Logitech Harmony ONE Reviewccokeman - March 9, 2008
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To test out this all-in-one solution to replace the multiple remote control dilemma many of us face on a day-to-day basis, I will put it through its paces. Many times an all-in-one solution falls a bit short on the control functionality. Normally, you just get the basics: On, Off, Channel up and down, leaving you to wonder what about the last channel or mute buttons. Will this remote be any different? Let's see how it does. The remote has been configured to control the entertainment system that I have. While the system is by no means high end, it provides a good cross section of new hardware, as well as some that is a few years old.
- Panasonic Television Model TH-58PX60U
- Onkyo surround sound reciever Model HT-520
- Hitachi DVD player Model DVP-313
- Motorola Digital DVR (set top box) Model QIP-6416-2
Some things that I will test on the Harmony are the functionality of the device, ease of use, distance till signal failure and, last but not least, battery life.
Once the setup process was completed, I felt ready to sit down for an evening of remote controlled bliss. The plan was to spend the evening testing the functionality of the One by putting it through its paces. Having had set up several Harmony remote controls, I felt I was an old pro, so why was I again surprised that something did not come on right on the first try? D'OH! Since I have done this a few times, I knew that I was not in trouble yet. The Harmony One has a built in help feature that really works. By answering a few questions on the touch screen, the Harmony got the setup reconfigured and I was off to an evening of movies.
The Harmony One is an all-in-one solution. Usually an all-in-one is a compromise between convenience and functionality. The remote that came with the television was functional for the television, but nothing else. I could change channels on the TV but not the volume on the surround sound or control the DVD player. The opposite being true about the surround sound remote. It did, at least, run the DVD player fairly well. With that kind of setup, it's a game of find the right remote for the right task. Not so with the Harmony. The Harmony combined all of the functions of each device so that if you wanted to adjust the volume, just use the volume buttons. Change the channel you say? Yep, just use the channel up and down buttons or choose the channel with your favorite programming. How many all-in-one solutions give the ability to change the aspect ratio on that widescreen television? That's normally a task reserved for the remote that came with the television. Again, not so with the Harmony. From setting up the DVR to recording a show to scrolling through the television guide to watching a DVD, I was able to use all of the features of each device with only the Harmony. Never in the course of testing the Harmony One did I need to fall back to the factory remotes. Strong performance from an all-in-one solution.
Ease of Use:
With a new remote there is always that first awkward day or two getting used to the features and location of the correct buttons for the devices you use. The Harmony One has a leg up on both the Harmony 1000 and 890 Pro. The touch screen capability one ups the 890 while the additional buttons one up the 1000. While the touch screen is smaller than the 1000, I found that with my size XXL hands I did not have any issues pushing the correct feature or setting on the touch screen. The feel of the One in my hands was actually more comfortable than the 890 Pro due to its wider dimensions and more ergonomically correct feel. It just felt better to use. The buttons are large and spread at a comfortable distance so that one handed operation is easily accomplished.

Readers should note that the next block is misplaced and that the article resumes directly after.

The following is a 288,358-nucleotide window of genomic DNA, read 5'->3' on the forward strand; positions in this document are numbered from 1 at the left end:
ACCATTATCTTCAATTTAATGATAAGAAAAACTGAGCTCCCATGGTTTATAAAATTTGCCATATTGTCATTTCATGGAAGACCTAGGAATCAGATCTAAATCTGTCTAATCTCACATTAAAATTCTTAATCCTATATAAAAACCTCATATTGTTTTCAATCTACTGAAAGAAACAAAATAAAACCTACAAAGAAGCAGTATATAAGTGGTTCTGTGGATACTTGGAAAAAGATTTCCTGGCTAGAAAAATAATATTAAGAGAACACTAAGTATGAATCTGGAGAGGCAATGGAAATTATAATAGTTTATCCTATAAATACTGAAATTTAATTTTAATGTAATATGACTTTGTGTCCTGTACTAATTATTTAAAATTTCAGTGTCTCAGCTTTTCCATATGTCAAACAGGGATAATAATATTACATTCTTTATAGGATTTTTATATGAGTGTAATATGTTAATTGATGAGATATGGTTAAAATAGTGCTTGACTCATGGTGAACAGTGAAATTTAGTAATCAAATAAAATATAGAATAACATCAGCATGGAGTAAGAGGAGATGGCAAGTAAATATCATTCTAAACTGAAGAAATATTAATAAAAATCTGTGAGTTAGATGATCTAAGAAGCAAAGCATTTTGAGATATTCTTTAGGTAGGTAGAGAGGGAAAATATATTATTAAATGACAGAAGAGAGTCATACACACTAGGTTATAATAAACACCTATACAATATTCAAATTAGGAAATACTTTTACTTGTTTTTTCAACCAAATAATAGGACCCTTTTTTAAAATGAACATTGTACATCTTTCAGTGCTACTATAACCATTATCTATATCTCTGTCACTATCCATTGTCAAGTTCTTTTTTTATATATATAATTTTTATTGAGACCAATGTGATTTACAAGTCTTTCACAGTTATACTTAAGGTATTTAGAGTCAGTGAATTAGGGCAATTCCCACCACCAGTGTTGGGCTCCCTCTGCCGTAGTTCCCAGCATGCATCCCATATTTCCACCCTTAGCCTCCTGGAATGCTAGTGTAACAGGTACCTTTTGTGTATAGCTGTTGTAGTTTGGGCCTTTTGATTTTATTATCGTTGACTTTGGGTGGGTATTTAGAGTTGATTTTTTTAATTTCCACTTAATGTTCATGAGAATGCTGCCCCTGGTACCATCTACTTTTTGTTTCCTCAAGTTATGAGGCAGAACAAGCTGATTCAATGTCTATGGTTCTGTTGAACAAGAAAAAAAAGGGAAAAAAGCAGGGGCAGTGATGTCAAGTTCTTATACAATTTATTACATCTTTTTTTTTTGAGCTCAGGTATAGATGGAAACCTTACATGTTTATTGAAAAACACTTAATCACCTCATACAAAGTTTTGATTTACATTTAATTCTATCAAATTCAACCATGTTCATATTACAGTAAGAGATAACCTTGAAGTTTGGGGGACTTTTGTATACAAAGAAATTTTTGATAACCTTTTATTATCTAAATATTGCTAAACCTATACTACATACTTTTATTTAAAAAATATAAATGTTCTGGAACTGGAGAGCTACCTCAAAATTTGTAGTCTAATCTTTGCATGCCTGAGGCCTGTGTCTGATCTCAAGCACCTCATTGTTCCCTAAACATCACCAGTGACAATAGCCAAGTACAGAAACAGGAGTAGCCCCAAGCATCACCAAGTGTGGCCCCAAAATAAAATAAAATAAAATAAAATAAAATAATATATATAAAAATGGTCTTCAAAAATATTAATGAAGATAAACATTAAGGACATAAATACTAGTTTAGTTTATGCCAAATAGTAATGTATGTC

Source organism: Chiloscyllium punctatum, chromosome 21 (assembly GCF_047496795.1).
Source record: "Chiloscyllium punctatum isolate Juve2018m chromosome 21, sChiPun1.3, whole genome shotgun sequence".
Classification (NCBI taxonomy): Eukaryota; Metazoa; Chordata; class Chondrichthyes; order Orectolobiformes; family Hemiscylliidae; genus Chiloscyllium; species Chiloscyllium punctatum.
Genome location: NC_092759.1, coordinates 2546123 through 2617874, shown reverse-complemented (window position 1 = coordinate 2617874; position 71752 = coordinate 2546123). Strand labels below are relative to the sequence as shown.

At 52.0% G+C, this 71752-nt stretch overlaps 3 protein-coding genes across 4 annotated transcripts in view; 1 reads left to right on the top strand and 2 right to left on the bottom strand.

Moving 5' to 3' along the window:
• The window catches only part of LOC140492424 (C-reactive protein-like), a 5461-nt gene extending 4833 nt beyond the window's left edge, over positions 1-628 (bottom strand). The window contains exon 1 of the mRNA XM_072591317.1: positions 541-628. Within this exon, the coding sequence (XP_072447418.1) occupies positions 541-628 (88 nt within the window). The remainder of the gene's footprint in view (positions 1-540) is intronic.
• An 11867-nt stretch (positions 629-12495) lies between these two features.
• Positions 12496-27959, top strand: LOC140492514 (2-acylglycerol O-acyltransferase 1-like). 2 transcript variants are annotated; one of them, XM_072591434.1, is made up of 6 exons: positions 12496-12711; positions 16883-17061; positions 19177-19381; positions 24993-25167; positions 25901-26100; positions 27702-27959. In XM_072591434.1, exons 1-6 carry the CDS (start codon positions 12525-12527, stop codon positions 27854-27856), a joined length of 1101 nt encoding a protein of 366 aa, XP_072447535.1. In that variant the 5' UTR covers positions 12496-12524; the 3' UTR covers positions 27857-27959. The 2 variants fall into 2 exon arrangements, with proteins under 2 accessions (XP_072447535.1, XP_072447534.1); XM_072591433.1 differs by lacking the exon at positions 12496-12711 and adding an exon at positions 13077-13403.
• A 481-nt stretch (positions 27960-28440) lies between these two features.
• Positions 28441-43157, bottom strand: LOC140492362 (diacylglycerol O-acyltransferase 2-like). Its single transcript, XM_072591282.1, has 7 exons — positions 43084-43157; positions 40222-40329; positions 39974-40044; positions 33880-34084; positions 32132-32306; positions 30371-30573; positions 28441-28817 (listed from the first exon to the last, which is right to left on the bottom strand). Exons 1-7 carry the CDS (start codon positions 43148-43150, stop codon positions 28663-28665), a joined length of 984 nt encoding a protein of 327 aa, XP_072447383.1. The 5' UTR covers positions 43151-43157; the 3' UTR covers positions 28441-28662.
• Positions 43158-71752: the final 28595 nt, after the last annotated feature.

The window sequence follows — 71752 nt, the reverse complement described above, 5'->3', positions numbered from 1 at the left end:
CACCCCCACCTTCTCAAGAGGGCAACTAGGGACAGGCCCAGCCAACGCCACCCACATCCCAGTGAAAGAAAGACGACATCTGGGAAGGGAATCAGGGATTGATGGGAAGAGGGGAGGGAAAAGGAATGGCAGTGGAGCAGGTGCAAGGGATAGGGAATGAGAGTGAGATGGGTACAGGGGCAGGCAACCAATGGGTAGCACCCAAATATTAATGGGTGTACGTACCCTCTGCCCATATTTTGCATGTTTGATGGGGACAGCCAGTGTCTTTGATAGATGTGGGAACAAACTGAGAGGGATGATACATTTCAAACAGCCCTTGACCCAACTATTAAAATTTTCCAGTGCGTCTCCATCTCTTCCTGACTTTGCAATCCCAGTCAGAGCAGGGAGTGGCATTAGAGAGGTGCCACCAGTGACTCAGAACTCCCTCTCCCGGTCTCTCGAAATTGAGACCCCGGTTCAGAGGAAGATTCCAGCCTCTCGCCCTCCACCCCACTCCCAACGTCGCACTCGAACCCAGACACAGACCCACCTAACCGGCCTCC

Distance to Signal Failure:
In my home I have about a 50 foot line of sight to the entertainment system. The Harmony One had no problem reaching out at this distance. Line of sight is the key at this or any distance. The original remote controls gave up the ghost at varying distances, with the surround sound remote going the furthest at 23 feet.
Battery life with rechargeable batteries varies tremendously. It comes down really to usage. The Harmony One was good for a solid week of use without a recharge in my testing. If you have a bunch of children amazed by lights turning on, then your mileage may vary. The One uses a rechargeable Lithium Ion battery instead of the usual AAA batteries that last a year or more in standard remote controls. While a week may seem like a short time frame for battery life, you have to look at what the Harmony has that uses the available power. The touchscreen is going to use up some serious power, as well as the button backlighting. Especially if it is moved around all the time, causing the backlight to come on. To help save on power usage, the backlight turns off and is only turned back on when the One is moved. Comparing the battery life on the Harmony to any one of the factory remotes is like comparing the fuel consumption of a late 60s muscle car to that of the latest hybrid econo-box. The saving grace here is that the battery in the Harmony is rechargeable in just the same way that a cordless phone is. By using the supplied charging cradle, battery life is no longer an issue.